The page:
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Ban on felons carrying firearms includes antique guns, court rules

Discussion in 'Legal' started by chicharrones, Jan 27, 2012.

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  1. NinjaFeint

    NinjaFeint Member

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    You can see by the rest of that post, I am not really qualified to answer that. I am sure someone will be along shortly.
     
  2. henschman

    henschman Member

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    As someone who believes that the only legitimate role of government is to secure our natural and inalienable rights, I think a person should only be deprived the possession of arms if he is proven to be so dangerous that the mere act of possessing a firearm by him constitutes a threat to the rights of others. I believe that anyone who is this dangerous should also be locked up, as his mere presence in society would also be a threat to our rights. I think that releasing someone from prison should be seen as a statement that they are no longer considered a threat to the rights of their fellow man, and they should be restored their maximum equal liberties, including the right to live (which the right to bear arms is just a corollary of).
     
  3. NinjaFeint

    NinjaFeint Member

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    This is a whole different conversation
     
  4. Foto Joe

    Foto Joe Member

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    Whoa a second here folks, let's read the post. Arcticap has been around here for a while and like all of us, I'm sure that he has "mis-spoke" at some point in time but, the way I read the post he is NOT attempting to speak for the forum, simply making an observation regarding "some" forum members.

    This forum is made up of "Individuals" with different philosophies, beliefs and ideals, that's what makes it what it is.
     
  5. chicharrones

    chicharrones needs more ammo

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    Thanks for that. I was wondering how it might work here in Texas. :cool:
     
  6. chicharrones

    chicharrones needs more ammo

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    How did possession of a muzzle loader bring up rape?

    I must have missed something.
     
  7. cskny

    cskny Member

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    There was no disrespect intended. If I'm misunderstanding it, my apologies because my point is the same as yours:

     
  8. cskny

    cskny Member

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    It was simply a comparison to help show that someone was trying to imply the difficulty of having to enforce the law is a potential reason not to have the law in the first place.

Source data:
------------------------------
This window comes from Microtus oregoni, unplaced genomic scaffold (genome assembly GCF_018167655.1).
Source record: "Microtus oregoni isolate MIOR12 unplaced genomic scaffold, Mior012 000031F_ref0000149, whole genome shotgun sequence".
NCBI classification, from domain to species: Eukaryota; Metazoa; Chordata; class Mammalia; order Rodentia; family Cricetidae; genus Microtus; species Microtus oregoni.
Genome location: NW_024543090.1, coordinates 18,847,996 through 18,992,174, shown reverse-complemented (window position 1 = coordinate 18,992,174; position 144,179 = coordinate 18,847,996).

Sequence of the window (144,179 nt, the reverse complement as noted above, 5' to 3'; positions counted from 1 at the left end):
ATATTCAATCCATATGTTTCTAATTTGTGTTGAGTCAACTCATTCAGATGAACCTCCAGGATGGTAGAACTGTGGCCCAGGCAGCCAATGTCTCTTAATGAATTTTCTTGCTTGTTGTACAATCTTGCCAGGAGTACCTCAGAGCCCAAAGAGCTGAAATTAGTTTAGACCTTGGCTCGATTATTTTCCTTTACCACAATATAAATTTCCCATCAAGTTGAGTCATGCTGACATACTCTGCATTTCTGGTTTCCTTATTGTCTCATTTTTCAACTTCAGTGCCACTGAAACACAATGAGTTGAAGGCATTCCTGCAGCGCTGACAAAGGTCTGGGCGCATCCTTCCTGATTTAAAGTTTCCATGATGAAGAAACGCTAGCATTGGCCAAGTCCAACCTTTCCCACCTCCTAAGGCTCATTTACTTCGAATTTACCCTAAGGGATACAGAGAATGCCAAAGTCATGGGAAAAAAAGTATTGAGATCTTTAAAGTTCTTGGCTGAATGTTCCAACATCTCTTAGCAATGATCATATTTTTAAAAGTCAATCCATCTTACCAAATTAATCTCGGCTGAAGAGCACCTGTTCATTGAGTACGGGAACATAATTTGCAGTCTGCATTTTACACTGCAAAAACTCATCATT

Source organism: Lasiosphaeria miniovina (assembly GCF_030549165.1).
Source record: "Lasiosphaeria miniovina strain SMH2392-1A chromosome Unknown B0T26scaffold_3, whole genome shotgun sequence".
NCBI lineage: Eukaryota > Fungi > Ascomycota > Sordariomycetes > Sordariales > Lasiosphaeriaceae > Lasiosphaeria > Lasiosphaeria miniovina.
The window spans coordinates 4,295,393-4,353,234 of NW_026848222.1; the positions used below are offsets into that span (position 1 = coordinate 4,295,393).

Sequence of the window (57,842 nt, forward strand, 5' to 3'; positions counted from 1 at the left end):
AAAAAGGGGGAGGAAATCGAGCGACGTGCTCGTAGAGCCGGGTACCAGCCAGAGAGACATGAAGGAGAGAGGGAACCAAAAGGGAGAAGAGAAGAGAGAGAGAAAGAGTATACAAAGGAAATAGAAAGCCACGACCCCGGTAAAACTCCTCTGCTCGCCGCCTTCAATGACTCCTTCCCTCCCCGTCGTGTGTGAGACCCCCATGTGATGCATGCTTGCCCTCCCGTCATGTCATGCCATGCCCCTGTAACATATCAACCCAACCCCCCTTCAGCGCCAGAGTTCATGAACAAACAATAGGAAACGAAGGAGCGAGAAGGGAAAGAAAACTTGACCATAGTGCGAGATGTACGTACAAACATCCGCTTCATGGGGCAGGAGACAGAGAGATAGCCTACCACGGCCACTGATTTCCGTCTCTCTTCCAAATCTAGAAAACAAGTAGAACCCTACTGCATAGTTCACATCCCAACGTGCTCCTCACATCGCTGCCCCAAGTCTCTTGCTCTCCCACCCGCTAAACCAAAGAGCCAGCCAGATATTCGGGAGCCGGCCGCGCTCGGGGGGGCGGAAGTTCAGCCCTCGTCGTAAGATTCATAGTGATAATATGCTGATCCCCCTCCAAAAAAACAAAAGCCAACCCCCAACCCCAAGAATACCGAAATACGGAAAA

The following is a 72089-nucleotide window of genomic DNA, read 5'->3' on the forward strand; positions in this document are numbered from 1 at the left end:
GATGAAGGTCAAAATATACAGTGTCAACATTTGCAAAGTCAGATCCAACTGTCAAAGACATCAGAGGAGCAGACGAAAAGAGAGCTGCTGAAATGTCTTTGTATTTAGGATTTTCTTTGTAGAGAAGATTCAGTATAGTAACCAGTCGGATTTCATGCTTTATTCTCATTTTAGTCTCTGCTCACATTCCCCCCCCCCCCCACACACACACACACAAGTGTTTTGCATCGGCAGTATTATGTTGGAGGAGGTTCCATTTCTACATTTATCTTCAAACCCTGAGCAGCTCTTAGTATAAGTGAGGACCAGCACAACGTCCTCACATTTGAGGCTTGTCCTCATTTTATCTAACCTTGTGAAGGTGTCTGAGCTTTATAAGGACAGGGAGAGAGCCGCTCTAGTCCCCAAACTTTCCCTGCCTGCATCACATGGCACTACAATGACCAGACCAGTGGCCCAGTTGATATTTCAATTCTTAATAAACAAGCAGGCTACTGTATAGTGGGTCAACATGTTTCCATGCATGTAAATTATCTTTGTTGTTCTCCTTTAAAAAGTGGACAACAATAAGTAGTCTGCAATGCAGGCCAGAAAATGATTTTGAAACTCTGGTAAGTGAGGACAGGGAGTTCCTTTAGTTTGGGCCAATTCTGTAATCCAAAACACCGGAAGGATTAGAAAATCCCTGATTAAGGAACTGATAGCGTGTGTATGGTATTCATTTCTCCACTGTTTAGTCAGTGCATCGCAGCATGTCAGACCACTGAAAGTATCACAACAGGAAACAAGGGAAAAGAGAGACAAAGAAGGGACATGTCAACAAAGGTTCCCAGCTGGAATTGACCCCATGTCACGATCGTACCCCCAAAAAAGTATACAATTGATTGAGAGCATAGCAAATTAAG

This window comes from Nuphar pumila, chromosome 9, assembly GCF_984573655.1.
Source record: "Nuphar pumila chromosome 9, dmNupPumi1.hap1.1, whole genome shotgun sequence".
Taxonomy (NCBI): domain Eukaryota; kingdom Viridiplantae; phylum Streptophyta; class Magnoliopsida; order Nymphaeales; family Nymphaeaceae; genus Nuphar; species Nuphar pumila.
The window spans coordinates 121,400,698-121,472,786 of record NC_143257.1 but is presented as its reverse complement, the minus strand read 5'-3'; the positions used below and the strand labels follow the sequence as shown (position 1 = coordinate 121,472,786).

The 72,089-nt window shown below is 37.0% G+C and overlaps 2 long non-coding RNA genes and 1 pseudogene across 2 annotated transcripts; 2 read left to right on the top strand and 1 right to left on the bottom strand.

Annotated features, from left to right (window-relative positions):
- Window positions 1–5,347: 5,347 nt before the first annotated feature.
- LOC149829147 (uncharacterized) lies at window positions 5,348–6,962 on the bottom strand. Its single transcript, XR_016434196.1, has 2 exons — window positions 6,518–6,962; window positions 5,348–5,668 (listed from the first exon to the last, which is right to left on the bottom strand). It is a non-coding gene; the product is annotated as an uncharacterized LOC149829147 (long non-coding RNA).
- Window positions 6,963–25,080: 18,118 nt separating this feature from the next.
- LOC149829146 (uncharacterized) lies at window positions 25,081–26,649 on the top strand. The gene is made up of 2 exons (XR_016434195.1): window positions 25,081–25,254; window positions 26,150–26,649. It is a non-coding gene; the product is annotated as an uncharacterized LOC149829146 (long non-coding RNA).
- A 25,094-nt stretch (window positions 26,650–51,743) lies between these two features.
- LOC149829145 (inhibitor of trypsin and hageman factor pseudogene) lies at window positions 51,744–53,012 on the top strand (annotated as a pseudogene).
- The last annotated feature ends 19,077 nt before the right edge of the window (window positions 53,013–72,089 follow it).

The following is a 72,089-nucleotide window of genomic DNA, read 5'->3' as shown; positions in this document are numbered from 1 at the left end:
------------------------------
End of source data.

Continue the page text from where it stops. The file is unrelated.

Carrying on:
Is there another point in that question I'm missing?
     
  9. mykeal

    mykeal Member

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    There most certainly is.
    Try this: answer the question yes or no. Very simple.
     
  10. lizziedog1

    lizziedog1 Member

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    Nevada=No

    I was listening to the radio yesterday when they mentioned a new Nevada Supreme Court Decision.

    In Nevada, it is now illegal for a felon to own or possess antique or black powder firearms. Even though the Feds have no such rule, Nevada now does.

    It mentioned that this stems from a felony arrest in Elko. The felon had some old guns on him. Federally, he wasn't violating the law. I guess Nevada had no restriction either. Now they do.

    I am surprised.

    Nevada is a very lenient state when it comes to gun laws. Not this time.

    Wht do you all think?
     
  11. CoRoMo

    CoRoMo Member

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    The state's supreme court created a law? That's terrible. The jucidical branch shouldn't be legislating.
     
  12. bikemutt

    bikemutt Member

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    Here is a link to story: http://www.vegasinc.com/news/2012/jan/27/ban-felons-carrying-firearms-includes-antique-guns/

    I find it confusing that Mr. Pohlabel is described as an "ex-felon", if he truly is an ex-felon then he cannot also be a felon. If that were the case then my ex-wife would still be my wife and that would not sit well with my wife, or something like that :eek:.

    In any event, the same is true in WA; felons are not permitted to possess muzzle loaders and the like.
     
  13. WardenWolf

    WardenWolf member

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    Considering a black powder single-action revolver has no effective difference for the first 6 shots from a modern single-action revolver that IS regulated, and a black powder shotgun has no real functional difference than a modern one, I'm not surprised, nor am I particularly concerned with this. I honestly say good call. You can hold up a store or kill someone just as easily for a black powder firearm as a modern one.
     
  14. cskny

    cskny Member

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    Why? It's not what we were discussing!

    We were discussing IF felons should be allowed to own any firearms including muzzle loaders, not how enforcement would work.

    The original poster said they should not be allowed and the response seems to imply we should allow it because otherwise we may have to enforce it in an inconvinient and expensive way (sending muzzle loaders through FFLs). That's not a good reason to allow something IMO.

    THAT answer doesn't address the original question.

    To illustrate the point, my answer to that specific question would be (and I'm not the original poster) "I don't know".

    The answer of "I don't know" has NO impact on my agreement that felons lose gun rights, including rights to muzzle loaders.
     
    Last edited: Feb 1, 2012
  15. brickeyee

    brickeyee Member

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    Sounds like the law did not make a distinction about antique firearms, and the court decided that a law about 'firearms' without an explicit distinction for antiques applies.

    If the state legislature wants to allow convicted felons to carry antique firerams (or reproductions) they can change the law to add the exception.

    I would not recommend holding your breath.